The sheer beauty and vast wilderness of the Grand Canyon make it a terrific choice for an adventure. While many people visit for the day, there are also those that want to spend more time exploring it in depth, over the course of a few days or more. Because of this, many adventurers want to know if it’s possible to backpack the Grand Canyon.
There are several backpacking trails all around the Grand Canyon. You can choose trails that suit your experience and fitness level, as well as access to park facilities. Permits from the Backcountry Information Centre are required for overnight stays or more in certain locations.
With all the trails available and safety considerations involved for backpacking the Grand Canyon, it’s important to read up in order to be prepared for the adventure of a lifetime.
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How to Backpack the Grand Canyon
The Grand Canyon is over 6,000 feet deep, and 18 miles long of majestic natural formations that started 2 billion years ago. These rocks come in a range of colors: rust, burnt orange, red, and white colors contrast beautifully yet remain well-preserved thanks to the dry air of Arizona.
The Grand Canyon can be accessed from either the North or South Rim. The North Rim’s elevation averages at 8,000 feet, and is around a thousand feet higher compared to the South Rim. The elevation changes make this desert a prime spot for diversity, and there are 5 life zones found here.
No matter when you decide to go, it’s always best to check with park rangers first if the conditions are safe for backpacking. Rescues are common in the Grand Canyon and so are cases of dehydration and hyponatremia, which is why safety should always be of top importance. You can opt to hire a guide which is recommended for inexperienced desert backpackers or hikers though it also provides you with the added benefit of being able to sightsee more with a limited time.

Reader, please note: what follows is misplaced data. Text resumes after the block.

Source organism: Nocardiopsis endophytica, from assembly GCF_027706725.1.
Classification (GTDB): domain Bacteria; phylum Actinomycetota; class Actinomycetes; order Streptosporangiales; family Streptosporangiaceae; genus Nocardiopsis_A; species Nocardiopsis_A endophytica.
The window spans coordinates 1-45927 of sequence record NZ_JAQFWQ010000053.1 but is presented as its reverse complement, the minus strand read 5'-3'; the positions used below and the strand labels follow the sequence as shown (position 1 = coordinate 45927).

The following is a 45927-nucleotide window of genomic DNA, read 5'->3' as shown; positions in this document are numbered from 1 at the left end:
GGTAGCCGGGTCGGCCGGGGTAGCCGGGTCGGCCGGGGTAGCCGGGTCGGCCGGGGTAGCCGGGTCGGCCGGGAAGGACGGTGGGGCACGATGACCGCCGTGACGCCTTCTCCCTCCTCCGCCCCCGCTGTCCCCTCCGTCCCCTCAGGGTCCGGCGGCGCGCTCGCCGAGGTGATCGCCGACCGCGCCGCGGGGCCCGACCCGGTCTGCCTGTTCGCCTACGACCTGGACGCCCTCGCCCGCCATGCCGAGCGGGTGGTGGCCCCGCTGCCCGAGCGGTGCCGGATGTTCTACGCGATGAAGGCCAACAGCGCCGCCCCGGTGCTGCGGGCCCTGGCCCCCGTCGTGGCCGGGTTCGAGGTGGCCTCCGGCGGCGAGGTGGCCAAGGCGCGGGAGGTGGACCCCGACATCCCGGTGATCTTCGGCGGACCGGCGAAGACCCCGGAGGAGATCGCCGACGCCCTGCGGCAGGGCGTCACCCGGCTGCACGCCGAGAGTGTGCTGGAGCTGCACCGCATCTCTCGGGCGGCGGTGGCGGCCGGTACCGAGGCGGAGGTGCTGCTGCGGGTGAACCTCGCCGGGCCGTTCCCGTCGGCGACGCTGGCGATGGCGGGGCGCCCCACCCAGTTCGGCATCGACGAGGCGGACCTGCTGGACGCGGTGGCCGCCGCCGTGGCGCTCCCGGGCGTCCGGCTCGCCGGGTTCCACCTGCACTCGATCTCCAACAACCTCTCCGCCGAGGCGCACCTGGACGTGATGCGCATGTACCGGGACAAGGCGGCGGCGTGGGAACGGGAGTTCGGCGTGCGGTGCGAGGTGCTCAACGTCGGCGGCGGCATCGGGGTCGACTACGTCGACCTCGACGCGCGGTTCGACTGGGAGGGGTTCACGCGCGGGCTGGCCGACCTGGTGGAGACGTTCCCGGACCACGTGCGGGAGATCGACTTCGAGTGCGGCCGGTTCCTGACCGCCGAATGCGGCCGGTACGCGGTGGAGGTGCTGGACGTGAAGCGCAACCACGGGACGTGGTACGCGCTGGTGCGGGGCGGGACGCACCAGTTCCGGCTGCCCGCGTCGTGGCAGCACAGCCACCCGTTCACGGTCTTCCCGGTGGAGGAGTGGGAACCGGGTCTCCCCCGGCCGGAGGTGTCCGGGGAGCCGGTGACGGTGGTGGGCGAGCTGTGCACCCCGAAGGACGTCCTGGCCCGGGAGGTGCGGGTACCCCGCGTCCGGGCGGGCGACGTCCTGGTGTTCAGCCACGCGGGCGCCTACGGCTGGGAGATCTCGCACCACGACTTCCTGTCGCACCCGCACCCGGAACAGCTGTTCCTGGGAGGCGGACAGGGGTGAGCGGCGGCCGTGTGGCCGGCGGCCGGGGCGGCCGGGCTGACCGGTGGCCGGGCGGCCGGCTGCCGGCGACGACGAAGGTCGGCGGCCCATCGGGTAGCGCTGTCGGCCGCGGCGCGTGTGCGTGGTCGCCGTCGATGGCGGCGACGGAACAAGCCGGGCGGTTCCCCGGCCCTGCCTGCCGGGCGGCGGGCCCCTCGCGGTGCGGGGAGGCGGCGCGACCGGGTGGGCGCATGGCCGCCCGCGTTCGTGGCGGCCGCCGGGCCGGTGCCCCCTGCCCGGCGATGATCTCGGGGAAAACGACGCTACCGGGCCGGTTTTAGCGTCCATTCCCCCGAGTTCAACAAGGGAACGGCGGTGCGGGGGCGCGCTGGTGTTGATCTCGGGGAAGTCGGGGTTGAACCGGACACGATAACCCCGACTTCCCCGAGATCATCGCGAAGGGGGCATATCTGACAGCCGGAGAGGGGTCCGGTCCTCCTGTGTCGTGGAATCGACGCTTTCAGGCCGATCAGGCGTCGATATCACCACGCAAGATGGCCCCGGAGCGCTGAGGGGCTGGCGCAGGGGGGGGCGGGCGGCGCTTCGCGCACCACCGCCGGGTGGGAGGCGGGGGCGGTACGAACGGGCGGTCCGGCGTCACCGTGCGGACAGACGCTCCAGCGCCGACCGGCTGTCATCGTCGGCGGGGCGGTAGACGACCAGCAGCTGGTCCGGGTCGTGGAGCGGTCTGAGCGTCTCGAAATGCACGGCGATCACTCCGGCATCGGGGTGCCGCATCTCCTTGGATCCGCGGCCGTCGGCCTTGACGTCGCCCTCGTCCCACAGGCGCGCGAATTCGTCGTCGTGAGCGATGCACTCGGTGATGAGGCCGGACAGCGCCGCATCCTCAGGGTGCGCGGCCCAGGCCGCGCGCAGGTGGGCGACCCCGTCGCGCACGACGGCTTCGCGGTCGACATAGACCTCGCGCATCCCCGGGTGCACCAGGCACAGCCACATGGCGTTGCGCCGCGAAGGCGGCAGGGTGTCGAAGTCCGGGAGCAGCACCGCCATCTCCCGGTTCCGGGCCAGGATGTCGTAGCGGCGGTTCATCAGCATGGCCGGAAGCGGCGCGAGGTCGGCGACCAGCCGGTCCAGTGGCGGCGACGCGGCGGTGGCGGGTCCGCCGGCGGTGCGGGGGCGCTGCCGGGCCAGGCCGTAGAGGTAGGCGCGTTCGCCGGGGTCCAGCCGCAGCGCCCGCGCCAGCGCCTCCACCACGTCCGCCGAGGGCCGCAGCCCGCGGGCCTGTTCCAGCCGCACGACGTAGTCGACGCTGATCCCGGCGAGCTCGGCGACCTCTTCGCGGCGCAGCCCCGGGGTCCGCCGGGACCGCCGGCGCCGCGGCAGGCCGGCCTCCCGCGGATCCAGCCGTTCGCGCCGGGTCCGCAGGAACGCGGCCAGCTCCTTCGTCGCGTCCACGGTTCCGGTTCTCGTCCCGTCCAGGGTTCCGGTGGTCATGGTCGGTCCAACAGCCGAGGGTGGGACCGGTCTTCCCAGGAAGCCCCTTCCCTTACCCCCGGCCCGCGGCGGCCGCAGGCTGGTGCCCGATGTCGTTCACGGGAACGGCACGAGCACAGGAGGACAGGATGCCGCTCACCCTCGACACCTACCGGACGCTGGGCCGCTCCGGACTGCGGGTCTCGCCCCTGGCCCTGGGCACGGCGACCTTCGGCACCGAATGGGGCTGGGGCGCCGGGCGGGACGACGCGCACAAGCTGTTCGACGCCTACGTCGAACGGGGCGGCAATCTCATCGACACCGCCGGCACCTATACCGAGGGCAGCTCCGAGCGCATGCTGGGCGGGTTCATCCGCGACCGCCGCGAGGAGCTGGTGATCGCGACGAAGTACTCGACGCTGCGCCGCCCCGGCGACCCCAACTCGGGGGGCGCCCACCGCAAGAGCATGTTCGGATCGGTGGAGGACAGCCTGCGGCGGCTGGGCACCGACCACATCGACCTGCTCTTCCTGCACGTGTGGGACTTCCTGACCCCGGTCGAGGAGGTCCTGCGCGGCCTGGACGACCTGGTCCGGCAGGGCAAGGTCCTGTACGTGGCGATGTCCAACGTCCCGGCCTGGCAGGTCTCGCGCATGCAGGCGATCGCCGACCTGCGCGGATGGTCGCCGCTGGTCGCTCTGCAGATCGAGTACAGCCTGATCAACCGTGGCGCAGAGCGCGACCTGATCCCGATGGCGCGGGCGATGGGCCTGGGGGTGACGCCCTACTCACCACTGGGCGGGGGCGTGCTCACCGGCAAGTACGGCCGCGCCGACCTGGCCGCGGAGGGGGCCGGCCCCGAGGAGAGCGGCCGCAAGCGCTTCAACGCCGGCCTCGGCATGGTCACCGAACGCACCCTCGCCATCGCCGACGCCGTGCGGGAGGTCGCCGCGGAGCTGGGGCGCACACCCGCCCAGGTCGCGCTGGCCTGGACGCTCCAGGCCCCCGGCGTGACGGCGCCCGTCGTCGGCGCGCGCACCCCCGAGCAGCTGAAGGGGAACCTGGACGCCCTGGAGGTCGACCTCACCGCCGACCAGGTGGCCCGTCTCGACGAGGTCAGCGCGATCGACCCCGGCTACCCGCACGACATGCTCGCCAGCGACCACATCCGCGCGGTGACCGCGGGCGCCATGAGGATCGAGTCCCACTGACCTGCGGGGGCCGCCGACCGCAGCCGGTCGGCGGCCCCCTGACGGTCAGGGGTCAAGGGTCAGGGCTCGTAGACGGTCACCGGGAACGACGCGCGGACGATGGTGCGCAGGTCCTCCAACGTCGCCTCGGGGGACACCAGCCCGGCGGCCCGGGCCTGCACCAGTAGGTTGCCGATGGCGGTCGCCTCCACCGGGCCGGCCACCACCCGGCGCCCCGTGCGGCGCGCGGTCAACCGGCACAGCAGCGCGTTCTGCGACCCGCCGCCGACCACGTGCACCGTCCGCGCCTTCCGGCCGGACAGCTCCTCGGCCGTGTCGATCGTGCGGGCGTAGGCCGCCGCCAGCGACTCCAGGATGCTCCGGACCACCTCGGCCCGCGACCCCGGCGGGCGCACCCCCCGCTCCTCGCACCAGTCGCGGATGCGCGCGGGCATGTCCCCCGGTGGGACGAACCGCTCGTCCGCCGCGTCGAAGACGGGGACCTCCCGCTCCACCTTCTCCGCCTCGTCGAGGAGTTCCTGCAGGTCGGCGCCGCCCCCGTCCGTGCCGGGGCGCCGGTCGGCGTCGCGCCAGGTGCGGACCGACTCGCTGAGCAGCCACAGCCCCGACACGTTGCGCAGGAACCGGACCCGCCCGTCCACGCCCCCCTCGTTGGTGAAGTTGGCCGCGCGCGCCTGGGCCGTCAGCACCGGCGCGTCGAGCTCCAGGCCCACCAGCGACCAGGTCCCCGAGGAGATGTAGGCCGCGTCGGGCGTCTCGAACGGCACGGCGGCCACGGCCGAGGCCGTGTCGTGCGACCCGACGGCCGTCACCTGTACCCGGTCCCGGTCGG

For first-time backpackers to the Grand Canyon, it’s recommended to start by hiking the corridor trails to get an idea of the environment.
To successfully backpack and hike the Grand Canyon, one must prepare and train well in advance. The best way to get in shape for your backpacking trip is to hike on a trail as often as you can because this will strengthen your ankles especially for walking on loose rocks. You’ll also need to improve core strength and muscle endurance.
Depending on your chosen backpacking trail, you should prepare to hike uphill for an average of 8 hours a day. A backpacking trip is physically strenuous and challenging, so train 6 months ahead of your start date.
Permits need to be applied for at least 4 months ahead of your start date. Permits are required for camping anywhere within the Grand Canyon National Park unless you’re staying in developed campgrounds located in the North or South Rim. Additionally, backcountry permits are required for overnight camping in areas that are outside of the North Rim Campground, Desert View Campground, or the Mather Campground; camping in all locations in the Tuweep Campground, and anywhere in the North Rim from November 1 to May 14.
On the other hand, backcountry permits are not required for day hikes including nighttime day hikes, overnight camps at the Desert View Campground and the Mather Campground, overnight camps at the North Rim Campground from May 15 to October 31. Permits are also not required for those doing overnight stays at accommodations located in Phantom Ranch.
Reserving accommodations in both the North and South Rim are always recommended, whether you decide to stay at a campground or a hotel. Some hotels can also be found outside the park, which may be a good option if you decide to book last minute during a busy period. There are numerous options to cater to all travel styles and budgets.
Food and Hydration